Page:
I grew more serious about myself as an educator as a result of my policies. I attended more continuing education courses. I found ways to offer students more. I reviewed my past experiences as a musician, and included them in what I offered.

Now I teach knowing that if a student doesn’t show up, I’m covered. I don’t get bent out of shape with the family. But truthfully, they seldom miss a lesson anymore.

What items should policies cover?

Each private music instructor’s policies are as individual as fingerprints. So I encourage you to do your homework. Read others’ policies. If you associate with teachers who don’t post theirs publicly, ask to see them. Private music teachers are, by and large, a giving bunch, willing to offer a hand up. If you worry that parents will feel your policies are too strict, this might help.

Here’s what I include 

What I offer in lessons

I place this near the front, because it illustrates what makes me unique among my local colleagues. I always start with a mention of the lifelong benefits of music instruction. Then I tell them what lessons with Steinweg Studio of Music will include.

Tuition concerns

I explain that students enroll in a course of study similar to a school, with a semester tuition as opposed to a per-hour rate. The tuition ensures that their lesson time is reserved for them each week.

In addition to regularly scheduled weekly lessons, they have opportunities to attend at least two Master Classes per semester, and to perform in one recital per semester. Other performing opportunities may arise but are also not mandatory.

There is no credit for missed lessons. However, I offer a swap list to make it easier to switch lesson times with other students if conflicts arise. I ask them to try to avoid scheduling other appointments during their lesson time. If a true emergency or contagious sickness arises, they can be put on a 3-week cancellation list. If someone cancels during those weeks, they will have opportunity to take that time.

Payment Options

By giving families options, fewer feel excluded, even if my rates are higher than some in my town. They have seen that I offer more than many others.

I teach 30, 45 and 60-minute lessons. I reserve the final say as to whether students are ready for longer lessons. I wouldn’t want to end up babysitting a 5-year-old student with a 5-minute attention span for a full hour. Students can pay the full semester of x lessons per semester in advance, or make four equal monthly installments. Tuition is due no later than the s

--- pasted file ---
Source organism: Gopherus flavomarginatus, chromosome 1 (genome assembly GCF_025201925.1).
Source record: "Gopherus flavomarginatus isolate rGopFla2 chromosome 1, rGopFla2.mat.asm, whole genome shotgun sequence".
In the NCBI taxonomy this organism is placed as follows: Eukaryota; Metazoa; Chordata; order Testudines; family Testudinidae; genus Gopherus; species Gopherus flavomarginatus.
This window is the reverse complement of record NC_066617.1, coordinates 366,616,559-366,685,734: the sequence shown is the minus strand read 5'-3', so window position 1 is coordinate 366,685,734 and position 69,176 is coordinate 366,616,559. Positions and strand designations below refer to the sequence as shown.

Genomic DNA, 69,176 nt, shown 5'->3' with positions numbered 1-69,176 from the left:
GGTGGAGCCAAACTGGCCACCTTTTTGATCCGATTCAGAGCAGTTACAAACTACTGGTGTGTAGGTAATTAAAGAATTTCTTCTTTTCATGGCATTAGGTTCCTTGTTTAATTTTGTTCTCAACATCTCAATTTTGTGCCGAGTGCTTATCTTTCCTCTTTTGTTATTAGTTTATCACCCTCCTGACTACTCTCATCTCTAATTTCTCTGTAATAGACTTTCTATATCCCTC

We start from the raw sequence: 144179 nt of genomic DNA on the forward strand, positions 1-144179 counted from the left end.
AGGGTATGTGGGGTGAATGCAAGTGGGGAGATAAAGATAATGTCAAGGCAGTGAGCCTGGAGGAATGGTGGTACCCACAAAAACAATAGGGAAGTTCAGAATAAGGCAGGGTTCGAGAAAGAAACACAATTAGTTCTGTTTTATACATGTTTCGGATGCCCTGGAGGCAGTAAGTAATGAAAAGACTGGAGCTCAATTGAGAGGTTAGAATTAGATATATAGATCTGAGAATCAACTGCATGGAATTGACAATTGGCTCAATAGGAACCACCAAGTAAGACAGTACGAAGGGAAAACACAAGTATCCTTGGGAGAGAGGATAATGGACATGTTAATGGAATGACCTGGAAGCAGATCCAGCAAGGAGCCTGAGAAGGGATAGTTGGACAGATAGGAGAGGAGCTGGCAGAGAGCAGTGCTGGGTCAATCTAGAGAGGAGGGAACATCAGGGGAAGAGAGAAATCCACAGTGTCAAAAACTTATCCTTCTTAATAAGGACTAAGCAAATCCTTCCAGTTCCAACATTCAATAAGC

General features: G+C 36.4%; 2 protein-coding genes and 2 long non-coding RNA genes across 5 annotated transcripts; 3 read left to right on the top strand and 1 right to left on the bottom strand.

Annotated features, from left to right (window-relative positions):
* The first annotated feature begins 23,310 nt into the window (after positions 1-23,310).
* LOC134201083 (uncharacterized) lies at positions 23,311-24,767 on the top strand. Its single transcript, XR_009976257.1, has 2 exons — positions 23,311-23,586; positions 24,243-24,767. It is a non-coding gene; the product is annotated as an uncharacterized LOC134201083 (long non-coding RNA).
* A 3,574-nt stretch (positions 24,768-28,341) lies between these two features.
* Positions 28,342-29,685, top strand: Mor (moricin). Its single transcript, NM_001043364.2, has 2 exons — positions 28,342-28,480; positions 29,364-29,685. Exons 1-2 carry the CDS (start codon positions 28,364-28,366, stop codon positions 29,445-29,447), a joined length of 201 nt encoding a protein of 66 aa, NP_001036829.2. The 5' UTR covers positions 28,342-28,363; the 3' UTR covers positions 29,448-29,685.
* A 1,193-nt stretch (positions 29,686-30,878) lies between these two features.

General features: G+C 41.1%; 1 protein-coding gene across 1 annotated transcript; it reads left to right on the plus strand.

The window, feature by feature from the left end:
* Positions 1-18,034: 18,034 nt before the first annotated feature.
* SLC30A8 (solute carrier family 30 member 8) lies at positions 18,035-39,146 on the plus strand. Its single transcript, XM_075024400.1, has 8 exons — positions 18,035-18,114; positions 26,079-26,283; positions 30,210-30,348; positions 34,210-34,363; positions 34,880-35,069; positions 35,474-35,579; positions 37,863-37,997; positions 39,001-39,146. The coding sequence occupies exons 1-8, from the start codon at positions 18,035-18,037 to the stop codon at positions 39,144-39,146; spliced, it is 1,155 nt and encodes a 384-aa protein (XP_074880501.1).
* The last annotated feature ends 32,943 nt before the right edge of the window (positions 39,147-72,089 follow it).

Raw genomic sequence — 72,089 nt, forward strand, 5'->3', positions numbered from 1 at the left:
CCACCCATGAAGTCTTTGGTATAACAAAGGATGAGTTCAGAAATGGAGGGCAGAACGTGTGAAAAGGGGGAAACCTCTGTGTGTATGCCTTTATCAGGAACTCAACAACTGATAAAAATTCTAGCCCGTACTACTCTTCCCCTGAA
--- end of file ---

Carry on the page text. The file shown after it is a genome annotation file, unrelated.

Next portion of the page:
econd scheduled lesson of the semester. Payment after that point will include a 10% per week late fee.

You can decide whether to accept cash or check. Alternatively, if you have an online bookkeeping service such as Music Teachers Helper, families can pay online. They can also be sent email reminders of scheduled lessons or recitals, birthday greetings, and so much more.

Using Music Teachers Helper means families can pay online.

Registration fee

I debated long about whether to charge an additional fee and how much. After I added up the amount I spent on extra items, I realized I wasn’t earning anywhere near what I hoped. I list some of these extras in my policies so families can  see how reasonable it is.

I have raised the fee a couple of times, and am considering raising it again this year. I make sure that if I do, I provide added value for the student in some way.

This fee is once per school year per student. This is the only time I give a discount for more than one student in a family, since it’s partly to cover bookkeeping, and I do that by family. The fee is due along with the first tuition payment. It remains the same whether or not they start lessons in September.

I explain that it is a nonrefundable fee to help defray the cost of such studio expenses as legal photocopies, Master Class materials, computer software, incentives, instrument maintenance, bookkeeping, recital programs, refreshments and supplies, travel and/or time spent searching for music and materials.

Next month’s policy article, Part II

Next month here on the Music Teacher’s Helper blog I’ll discuss such things as makeup lessons, practice expectations, swap lists, communication and creating registration forms.

If you have further questions or would like to share how you handle your teaching policies, I welcome your comments.

Our policies can provide protection and relief for all concerned.

Happy teaching!

 

 

 

Read More

Guitar classes for groups–do you have questions about how to conduct them?